Lily is living a dream life. A successful husband, beautiful big house, a young son and a new daughter on the way. Her only worry is a little stress that could be a problem for her unborn child. Then she arrives home and finds her home surrounded by cars. Before she can even exit her own car, a man from the FBI steps up to her window.
Lily took the paper, though reluctant to look at it. She was afraid that seeing it would make this become real and not just a mistake. She unfolded the sheet and noticed her address, John’s business address, and both cars listed as being covered by the warrant. A judge’s signature flourished across the bottom. Her hands began to tremble as she returned the sheet. “You’ve made a mistake.” “I’m sorry to say we have not. In addition, although we have no substantial evidence against you at this time, it’s hard to believe you could be completely unaware of your husband’s activities.” He looked around him at the solid mahogany tables and entertainment center, the Tiffany lamp in the corner, and the china hutch filled with pretty trinkets. “You’ve certainly been living well.” In that moment, her life comes crashing down. She loses her husband, her home, her income and puts even more stress on the baby. She is a suspect in a crime that could land her in prison. What will happen to her and her family? Will she lose them over a crime she did not commit? Will she ever trust anyone again?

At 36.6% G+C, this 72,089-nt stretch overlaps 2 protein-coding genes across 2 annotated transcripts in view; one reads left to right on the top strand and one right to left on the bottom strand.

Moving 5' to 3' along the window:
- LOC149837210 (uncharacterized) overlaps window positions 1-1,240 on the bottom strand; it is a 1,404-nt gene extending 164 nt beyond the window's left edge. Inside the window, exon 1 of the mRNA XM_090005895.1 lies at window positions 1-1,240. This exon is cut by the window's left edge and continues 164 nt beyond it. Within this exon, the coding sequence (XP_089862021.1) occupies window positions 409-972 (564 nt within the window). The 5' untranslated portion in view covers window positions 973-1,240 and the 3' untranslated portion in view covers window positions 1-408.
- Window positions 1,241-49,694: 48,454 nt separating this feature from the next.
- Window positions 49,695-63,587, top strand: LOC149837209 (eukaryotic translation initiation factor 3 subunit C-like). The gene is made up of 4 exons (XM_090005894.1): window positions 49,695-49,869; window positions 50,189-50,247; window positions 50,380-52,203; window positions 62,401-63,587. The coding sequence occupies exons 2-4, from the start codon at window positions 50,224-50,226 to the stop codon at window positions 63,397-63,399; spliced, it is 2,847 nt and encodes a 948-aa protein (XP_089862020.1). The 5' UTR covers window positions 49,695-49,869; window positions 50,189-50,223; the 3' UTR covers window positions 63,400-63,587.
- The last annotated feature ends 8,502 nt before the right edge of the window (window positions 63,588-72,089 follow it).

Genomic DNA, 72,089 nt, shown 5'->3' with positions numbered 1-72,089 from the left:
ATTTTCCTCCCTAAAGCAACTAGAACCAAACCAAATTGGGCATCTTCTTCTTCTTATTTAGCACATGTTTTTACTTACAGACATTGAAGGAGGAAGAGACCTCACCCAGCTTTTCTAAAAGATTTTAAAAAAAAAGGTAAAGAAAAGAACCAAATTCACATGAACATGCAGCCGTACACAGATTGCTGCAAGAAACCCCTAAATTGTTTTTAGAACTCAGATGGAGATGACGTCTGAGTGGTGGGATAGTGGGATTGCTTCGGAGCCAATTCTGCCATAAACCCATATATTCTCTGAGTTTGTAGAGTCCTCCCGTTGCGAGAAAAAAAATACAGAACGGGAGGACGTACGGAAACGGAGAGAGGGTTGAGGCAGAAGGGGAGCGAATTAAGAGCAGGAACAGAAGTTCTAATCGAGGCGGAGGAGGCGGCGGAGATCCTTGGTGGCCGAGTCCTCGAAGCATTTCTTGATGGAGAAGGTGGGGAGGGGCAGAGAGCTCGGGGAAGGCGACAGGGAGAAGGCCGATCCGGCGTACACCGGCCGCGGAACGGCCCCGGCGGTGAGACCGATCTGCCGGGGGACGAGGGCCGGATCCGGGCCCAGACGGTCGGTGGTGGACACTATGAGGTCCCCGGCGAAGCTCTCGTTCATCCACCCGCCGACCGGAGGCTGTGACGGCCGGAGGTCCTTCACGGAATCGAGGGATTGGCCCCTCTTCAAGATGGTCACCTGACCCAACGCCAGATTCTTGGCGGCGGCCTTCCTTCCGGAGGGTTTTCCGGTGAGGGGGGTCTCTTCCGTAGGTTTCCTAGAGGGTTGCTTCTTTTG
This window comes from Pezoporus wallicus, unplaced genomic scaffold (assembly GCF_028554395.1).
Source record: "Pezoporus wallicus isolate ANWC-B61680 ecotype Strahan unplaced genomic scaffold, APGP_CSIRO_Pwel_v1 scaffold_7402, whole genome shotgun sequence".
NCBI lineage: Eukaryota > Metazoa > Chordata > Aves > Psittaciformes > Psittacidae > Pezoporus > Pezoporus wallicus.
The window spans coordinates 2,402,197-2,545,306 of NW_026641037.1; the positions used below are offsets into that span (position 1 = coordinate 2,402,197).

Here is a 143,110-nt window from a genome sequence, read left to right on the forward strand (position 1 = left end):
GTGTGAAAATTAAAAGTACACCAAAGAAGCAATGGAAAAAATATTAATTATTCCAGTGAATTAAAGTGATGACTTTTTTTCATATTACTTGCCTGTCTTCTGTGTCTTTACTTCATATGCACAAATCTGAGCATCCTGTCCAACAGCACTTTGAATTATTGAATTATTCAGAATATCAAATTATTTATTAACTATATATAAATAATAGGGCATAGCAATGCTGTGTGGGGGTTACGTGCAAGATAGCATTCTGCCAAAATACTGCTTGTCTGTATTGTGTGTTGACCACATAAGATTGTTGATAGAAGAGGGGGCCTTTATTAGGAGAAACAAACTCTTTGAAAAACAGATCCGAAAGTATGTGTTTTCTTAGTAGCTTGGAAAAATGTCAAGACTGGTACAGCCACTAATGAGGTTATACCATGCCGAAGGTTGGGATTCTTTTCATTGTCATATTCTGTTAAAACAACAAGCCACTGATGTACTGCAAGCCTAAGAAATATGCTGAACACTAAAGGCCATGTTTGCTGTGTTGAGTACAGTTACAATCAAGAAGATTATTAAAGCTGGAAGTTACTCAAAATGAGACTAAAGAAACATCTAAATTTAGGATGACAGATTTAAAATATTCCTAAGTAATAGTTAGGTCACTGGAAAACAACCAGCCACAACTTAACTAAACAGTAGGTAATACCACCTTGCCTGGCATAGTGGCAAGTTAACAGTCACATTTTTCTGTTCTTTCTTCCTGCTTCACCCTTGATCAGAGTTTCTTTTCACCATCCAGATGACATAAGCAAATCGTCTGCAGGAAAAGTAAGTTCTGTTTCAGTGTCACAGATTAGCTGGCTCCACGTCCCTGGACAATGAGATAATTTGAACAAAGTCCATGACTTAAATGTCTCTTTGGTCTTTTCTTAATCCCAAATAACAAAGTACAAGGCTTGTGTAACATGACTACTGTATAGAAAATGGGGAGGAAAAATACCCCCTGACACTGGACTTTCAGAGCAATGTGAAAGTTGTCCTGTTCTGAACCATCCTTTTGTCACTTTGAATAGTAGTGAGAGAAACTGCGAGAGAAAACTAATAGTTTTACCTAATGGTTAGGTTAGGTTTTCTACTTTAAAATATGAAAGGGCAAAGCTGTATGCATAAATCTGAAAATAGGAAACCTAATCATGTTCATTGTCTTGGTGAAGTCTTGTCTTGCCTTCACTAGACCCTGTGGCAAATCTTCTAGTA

Heather Justesen weaves a complicated tale of deceit mixed with a good dose of romance and does it very well. Lily is a minor character from Justesen's earlier book, "The Ball's In Her Court." While Rebound is not exactly a sequel because it is complete in itself, it does contain many of the characters from her earlier book, so we get to see how their lives are unfolding. A reader might be a little bit lost in the complicated family ties, but will still enjoy Rebound without having read the earlier book. Justesen keeps the action moving from custody issues with grandparents, to a "is he a boyfriend of is he not" situation, and on through adoption issues. Many layers, but handled well. I think Heather Justesen has a winner here.